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The Heartbreaking Gratitude at Hearing “I Love You”

Courtesy of Cyd Lapour

The word autism conjures images of all of the stereotypical symptoms and challenges: the rocking, the humming, the meltdowns, the words that never come, or worse, words that arrive—and then vanish.

Our autism was, at first, more about what wasn't than what was. There was no rocking, no humming, no head banging. Neither were there words—any words. No "Mommy," no "Daddy," no baby talk or babbling. There were no typical play skills, no following directions, or even responding to the call of a name.

But then, as we began therapy, the missing behaviors inched out of their hiding places, one by one. First, there was good eye contact. Then speech. There was the joy of hearing "Mommy" for the first time, at more than 2 years old, and the heartbreaking gratitude at the words "I love you" by nearly 3. There was shock and celebration at the first sign of pretend play. “I’m a pirate!” never sounded more precious.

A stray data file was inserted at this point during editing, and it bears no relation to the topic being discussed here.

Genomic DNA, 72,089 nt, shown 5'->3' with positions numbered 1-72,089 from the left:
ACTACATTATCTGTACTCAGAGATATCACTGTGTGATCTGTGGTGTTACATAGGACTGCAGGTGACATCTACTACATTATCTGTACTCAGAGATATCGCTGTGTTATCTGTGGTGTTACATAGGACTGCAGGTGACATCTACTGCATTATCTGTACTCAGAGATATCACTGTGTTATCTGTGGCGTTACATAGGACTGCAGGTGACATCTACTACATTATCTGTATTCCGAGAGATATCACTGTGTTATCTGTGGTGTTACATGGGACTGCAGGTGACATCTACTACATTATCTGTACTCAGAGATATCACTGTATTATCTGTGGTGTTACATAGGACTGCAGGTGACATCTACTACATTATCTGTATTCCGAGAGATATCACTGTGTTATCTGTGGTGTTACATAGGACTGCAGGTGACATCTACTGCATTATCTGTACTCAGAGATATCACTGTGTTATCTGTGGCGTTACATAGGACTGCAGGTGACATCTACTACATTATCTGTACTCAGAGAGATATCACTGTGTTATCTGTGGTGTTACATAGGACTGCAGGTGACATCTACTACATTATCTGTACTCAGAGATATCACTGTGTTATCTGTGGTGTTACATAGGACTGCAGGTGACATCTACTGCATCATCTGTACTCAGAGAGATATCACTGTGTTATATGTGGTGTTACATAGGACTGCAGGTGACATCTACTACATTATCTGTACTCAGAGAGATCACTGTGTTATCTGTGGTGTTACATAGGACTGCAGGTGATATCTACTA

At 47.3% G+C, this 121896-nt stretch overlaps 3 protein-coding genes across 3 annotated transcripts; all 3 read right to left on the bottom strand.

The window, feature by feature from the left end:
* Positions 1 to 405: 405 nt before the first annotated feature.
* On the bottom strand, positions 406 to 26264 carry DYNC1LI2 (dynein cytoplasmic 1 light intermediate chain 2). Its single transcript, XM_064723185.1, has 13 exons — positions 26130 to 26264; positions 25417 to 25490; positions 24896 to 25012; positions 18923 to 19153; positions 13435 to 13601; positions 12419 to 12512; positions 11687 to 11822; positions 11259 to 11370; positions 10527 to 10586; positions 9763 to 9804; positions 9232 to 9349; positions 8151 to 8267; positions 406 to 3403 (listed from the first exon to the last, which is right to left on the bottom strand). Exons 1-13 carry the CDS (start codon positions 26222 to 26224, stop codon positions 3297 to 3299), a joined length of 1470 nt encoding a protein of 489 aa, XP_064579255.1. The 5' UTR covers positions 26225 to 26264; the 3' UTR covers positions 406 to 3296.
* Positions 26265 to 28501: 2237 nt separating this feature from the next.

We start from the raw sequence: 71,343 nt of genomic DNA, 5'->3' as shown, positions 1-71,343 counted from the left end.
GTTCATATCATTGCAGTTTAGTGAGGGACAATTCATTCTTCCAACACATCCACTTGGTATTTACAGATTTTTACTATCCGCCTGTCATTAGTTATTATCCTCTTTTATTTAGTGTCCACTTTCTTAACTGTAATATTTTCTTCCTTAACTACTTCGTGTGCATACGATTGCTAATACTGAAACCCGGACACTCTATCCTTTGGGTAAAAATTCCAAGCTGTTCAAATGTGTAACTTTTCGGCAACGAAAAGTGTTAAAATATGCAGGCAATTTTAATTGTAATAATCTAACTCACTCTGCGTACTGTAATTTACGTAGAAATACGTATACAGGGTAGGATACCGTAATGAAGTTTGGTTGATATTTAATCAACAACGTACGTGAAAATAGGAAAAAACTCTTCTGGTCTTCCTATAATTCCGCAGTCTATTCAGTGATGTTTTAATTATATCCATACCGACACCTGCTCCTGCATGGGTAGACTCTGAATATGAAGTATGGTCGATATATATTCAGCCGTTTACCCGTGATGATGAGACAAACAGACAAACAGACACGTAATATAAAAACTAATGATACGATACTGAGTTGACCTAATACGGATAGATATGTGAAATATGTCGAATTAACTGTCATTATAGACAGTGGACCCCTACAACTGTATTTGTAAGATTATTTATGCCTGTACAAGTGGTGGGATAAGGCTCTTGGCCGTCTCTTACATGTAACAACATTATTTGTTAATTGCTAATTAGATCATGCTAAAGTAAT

No one knows hard like the parent of an autistic child, but no one knows joy and pride in quite the same way, either.

Since receiving our son’s diagnosis, we’ve learned that the things that are matter so much more than the things that are not. Our autism has shown us the strength in family, the support of community, the value of patience, and the payoff of hard work.

Our autism is different today than it was last year, and even more different than the year before. Two years after the diagnosis, our baby boy defies expectations, has a mind like a steel trap, and slays the hearts of family, therapists, and preschool teachers alike.

This is love. This is our autism.

By Cyd Lapour, mom of Colin, 5, and Cole, 3

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